More details are emerging surrounding the launch of Ontario‘s regulated iGaming and sports betting market on April 4.
Brock University in St. Catharines, Ontario, hosted a virtual webinar Wednesday on the future of the sports betting landscape in the province. Dr. Michael Naraine, a sport management professor at the university, moderated a panel that included Amanda Brewer from Kindred Group and Nic Sulsky from PointsBet Canada.
Brewer, country manager, Canada, for Kindred Group, and Sulsky, chief commercial officer of PointsBet Canada, debated many hot topics surrounding the launch of the regulated market, including advertising restrictions, the gray market, and responsible gaming.
“Ontario is such a kickass model. … Ontario is saying we’ll give you almost every single sports betting product, so DFS, eSports, live in-game wagering, and you get to offer iGaming if you want, and you don’t have to tether, so full credit to the Alcohol and Gaming Commission. They did a lot of studying, consulted with a lot of different jurisdictions,” commended Brewer, who spent years lobbying for a regulated market as a senior advisor with the Canadian Gaming Association.
The AGCO and iGaming Ontario are tasked with developing the legal framework for Ontario’s regulated iGaming market and are processing roughly 30 applications for licenses to operate in the province. PointsBet Canada was one of the first private operators to announce it’s been fully licensed in the province, along with theScore Bet and Rivalry. Brewer said Unibet, a Kindred brand, will also be announcing its license shortly, and there could be plans for 32Red, another Kindred brand, to also pursue a license.
The licensing fee to participate in Ontario’s market is just $100,000, a far cry from the $25 million fee private operators had to pay to jump into the New York state market. Unlike New York’s unprecedented 51% tax rate on private operators, Ontario’s operators will pay a 20% tax rate.
“You want to make the barrier of entry not super difficult, because you want as many of those operators to come in and get a license as possible,” Brewer said. “You want to make sure you’re keeping the barrier of entry low enough that everyone can come in and get a license here.”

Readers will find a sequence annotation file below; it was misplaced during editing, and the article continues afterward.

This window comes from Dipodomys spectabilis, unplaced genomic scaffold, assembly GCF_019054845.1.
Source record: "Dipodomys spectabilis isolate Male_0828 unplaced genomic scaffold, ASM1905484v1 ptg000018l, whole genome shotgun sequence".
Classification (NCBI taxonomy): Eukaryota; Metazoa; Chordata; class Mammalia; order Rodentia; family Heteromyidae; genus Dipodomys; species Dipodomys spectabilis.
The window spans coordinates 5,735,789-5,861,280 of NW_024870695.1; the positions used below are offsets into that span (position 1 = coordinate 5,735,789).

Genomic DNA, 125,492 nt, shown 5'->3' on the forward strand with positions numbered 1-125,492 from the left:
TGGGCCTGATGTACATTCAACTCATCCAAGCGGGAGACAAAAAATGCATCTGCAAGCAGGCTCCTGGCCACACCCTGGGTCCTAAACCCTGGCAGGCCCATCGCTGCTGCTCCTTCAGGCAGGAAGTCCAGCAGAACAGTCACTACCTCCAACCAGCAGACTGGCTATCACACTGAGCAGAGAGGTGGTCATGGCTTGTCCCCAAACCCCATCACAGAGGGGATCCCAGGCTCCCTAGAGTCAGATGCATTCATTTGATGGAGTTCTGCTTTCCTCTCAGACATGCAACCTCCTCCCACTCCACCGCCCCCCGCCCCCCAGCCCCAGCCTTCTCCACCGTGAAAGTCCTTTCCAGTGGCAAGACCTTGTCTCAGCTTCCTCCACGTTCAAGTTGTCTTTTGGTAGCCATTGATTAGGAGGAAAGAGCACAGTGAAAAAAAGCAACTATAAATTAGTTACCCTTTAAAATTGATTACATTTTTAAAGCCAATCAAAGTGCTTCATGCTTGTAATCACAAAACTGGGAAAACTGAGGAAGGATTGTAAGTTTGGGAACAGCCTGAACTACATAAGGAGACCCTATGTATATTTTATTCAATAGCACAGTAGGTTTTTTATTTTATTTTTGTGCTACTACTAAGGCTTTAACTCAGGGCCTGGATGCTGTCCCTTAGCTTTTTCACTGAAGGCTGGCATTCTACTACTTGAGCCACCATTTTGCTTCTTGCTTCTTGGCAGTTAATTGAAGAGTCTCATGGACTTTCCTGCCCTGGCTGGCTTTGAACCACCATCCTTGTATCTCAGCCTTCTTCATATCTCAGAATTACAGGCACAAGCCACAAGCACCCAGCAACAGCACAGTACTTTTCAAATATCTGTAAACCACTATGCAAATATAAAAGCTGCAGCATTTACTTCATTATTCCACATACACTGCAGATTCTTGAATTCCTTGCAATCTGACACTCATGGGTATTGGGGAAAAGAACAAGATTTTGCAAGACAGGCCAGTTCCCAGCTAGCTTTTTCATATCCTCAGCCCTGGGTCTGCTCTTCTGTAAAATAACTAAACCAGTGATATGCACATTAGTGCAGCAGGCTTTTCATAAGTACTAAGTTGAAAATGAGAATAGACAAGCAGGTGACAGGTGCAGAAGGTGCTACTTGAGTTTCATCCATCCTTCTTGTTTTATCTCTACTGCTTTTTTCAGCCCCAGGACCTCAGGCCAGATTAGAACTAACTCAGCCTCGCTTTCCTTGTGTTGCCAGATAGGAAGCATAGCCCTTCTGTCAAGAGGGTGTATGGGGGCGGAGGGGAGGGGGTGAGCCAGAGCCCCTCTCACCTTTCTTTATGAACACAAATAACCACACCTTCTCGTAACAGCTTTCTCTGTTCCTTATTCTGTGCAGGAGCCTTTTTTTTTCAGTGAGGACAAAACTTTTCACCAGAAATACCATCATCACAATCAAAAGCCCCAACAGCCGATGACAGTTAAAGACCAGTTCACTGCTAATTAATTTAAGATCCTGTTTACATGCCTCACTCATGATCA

Sulsky somewhat opposed her view on this issue.
“At the same time, the lower the barrier of entry, the more likelihood an operator will get in that doesn’t have above-board intentions as humanly possible,” he commented.
Strict sports betting advertising restrictions are in place currently throughout the province. Private operators can advertise on company landing pages and websites and use direct marketing tactics to attract customers. There can’t be any incentive-based marketing, so TV commercials advertising a deposit match or free bet will be prohibited. There needs to be a level of consent before an operator is allowed to market real-money offers to potential users.
Private operators also can’t use cartoon characters for advertising that could be appealing to children.
“You can’t give people the impression their lives will be magically transformed by opening up a sports betting account or any kind of gaming account,” Brewer noted. “There are a lot of checks and balances in place in terms of the marketing and advertising just to make sure this is done as responsibly as possible.”
The most popular tool any operator has to draw in customers is to give free money, according to Sulsky. Deposit bonuses, free bets, and deposit matches are all effective at drawing players to platforms. He says most sports bettors have between three and five apps on their phone. “Once you get in a sports bettor’s rotation, then the best product will win out,” he said.
PointsBet Canada has made several strategic partnerships with the Trailer Park Boys, the NHL Alumni Association, Curling Canada, and Alpine Canada in an attempt to appeal to the local Ontario market. Perhaps the most influential and notable partner for private operators is Maple Leaf Sports and Entertainment, which owns the Toronto Maple Leafs, Toronto Raptors, Toronto FC, and Toronto Argonauts, among others. “MLSE is not taken yet,” Sulsky noted.
Brewer and Sulsky agreed there’s not enough market share for the 30 companies vying for the sports betting dollars in the province. The market will narrow in order for it to be sustainable for everyone.
“Consolidation is going to happen. Folks are either going to fail or get acquired,” Brewer said.
The gray market
There was $14 billion of illegal and gray and offshore wagering last year in Canada, according to Sulsky. The goal of private operators entering the Ontario market is to convert as much of those betting dollars as possible into the legal market, but it’ll be a tough task.
Gray market sportsbooks, which have been taking bets from Canadians for years while operating offshore, have a head start on the rest of the field and already boast large player databases. The market is already mature in Canada because of these gray sportsbooks and the ongoing operation of PROLINE +, a provincially run sports betting platform that launched Aug. 27 through the Ontario Lottery and Gaming Corporation.